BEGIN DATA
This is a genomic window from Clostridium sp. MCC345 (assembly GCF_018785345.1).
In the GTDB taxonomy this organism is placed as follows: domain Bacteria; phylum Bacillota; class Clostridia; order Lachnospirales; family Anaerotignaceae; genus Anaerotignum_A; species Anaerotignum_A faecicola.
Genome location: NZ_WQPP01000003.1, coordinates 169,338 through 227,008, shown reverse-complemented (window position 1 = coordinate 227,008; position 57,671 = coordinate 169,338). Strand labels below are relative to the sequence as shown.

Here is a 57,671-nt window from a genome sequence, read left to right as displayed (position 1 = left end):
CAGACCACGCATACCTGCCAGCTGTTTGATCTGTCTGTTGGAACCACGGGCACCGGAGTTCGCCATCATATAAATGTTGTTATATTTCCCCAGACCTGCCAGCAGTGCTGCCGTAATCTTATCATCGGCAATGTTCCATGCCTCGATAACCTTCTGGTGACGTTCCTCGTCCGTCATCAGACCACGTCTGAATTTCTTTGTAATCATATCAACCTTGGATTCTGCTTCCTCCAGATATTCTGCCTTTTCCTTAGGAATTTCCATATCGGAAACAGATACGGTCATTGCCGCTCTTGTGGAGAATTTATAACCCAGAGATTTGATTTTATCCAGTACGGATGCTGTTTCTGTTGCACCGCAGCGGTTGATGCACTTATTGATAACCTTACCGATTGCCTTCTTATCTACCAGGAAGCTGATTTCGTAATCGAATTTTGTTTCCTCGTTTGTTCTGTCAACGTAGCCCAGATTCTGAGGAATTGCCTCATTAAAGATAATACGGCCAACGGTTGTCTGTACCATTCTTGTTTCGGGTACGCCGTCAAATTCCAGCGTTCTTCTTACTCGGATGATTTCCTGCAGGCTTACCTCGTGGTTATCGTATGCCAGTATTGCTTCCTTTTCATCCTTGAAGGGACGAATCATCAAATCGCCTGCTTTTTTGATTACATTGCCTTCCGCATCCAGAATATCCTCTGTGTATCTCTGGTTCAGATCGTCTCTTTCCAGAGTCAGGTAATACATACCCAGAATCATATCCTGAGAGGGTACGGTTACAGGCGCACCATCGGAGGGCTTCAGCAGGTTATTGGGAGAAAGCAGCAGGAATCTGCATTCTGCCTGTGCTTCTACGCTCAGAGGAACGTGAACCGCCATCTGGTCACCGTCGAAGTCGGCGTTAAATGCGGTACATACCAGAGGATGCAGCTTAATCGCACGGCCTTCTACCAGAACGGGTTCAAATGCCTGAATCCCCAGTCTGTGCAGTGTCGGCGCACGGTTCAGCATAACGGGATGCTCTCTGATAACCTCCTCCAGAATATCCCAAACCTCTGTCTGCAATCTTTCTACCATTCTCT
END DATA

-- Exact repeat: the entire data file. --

This is a genomic window from Clostridium sp. MCC345 (assembly GCF_018785345.1).
In the GTDB taxonomy this organism is placed as follows: domain Bacteria; phylum Bacillota; class Clostridia; order Lachnospirales; family Anaerotignaceae; genus Anaerotignum_A; species Anaerotignum_A faecicola.
Genome location: NZ_WQPP01000003.1, coordinates 169,338 through 227,008, shown reverse-complemented (window position 1 = coordinate 227,008; position 57,671 = coordinate 169,338). Strand labels below are relative to the sequence as shown.

Here is a 57,671-nt window from a genome sequence, read left to right as displayed (position 1 = left end):
CAGACCACGCATACCTGCCAGCTGTTTGATCTGTCTGTTGGAACCACGGGCACCGGAGTTCGCCATCATATAAATGTTGTTATATTTCCCCAGACCTGCCAGCAGTGCTGCCGTAATCTTATCATCGGCAATGTTCCATGCCTCGATAACCTTCTGGTGACGTTCCTCGTCCGTCATCAGACCACGTCTGAATTTCTTTGTAATCATATCAACCTTGGATTCTGCTTCCTCCAGATATTCTGCCTTTTCCTTAGGAATTTCCATATCGGAAACAGATACGGTCATTGCCGCTCTTGTGGAGAATTTATAACCCAGAGATTTGATTTTATCCAGTACGGATGCTGTTTCTGTTGCACCGCAGCGGTTGATGCACTTATTGATAACCTTACCGATTGCCTTCTTATCTACCAGGAAGCTGATTTCGTAATCGAATTTTGTTTCCTCGTTTGTTCTGTCAACGTAGCCCAGATTCTGAGGAATTGCCTCATTAAAGATAATACGGCCAACGGTTGTCTGTACCATTCTTGTTTCGGGTACGCCGTCAAATTCCAGCGTTCTTCTTACTCGGATGATTTCCTGCAGGCTTACCTCGTGGTTATCGTATGCCAGTATTGCTTCCTTTTCATCCTTGAAGGGACGAATCATCAAATCGCCTGCTTTTTTGATTACATTGCCTTCCGCATCCAGAATATCCTCTGTGTATCTCTGGTTCAGATCGTCTCTTTCCAGAGTCAGGTAATACATACCCAGAATCATATCCTGAGAGGGTACGGTTACAGGCGCACCATCGGAGGGCTTCAGCAGGTTATTGGGAGAAAGCAGCAGGAATCTGCATTCTGCCTGTGCTTCTACGCTCAGAGGAACGTGAACCGCCATCTGGTCACCGTCGAAGTCGGCGTTAAATGCGGTACATACCAGAGGATGCAGCTTAATCGCACGGCCTTCTACCAGAACGGGTTCAAATGCCTGAATCCCCAGTCTGTGCAGTGTCGGCGCACGGTTCAGCATAACGGGATGCTCTCTGATAACCTCCTCCAGAATATCCCAAACCTCTGTCTGCAATCTTTCTACCATTCTCT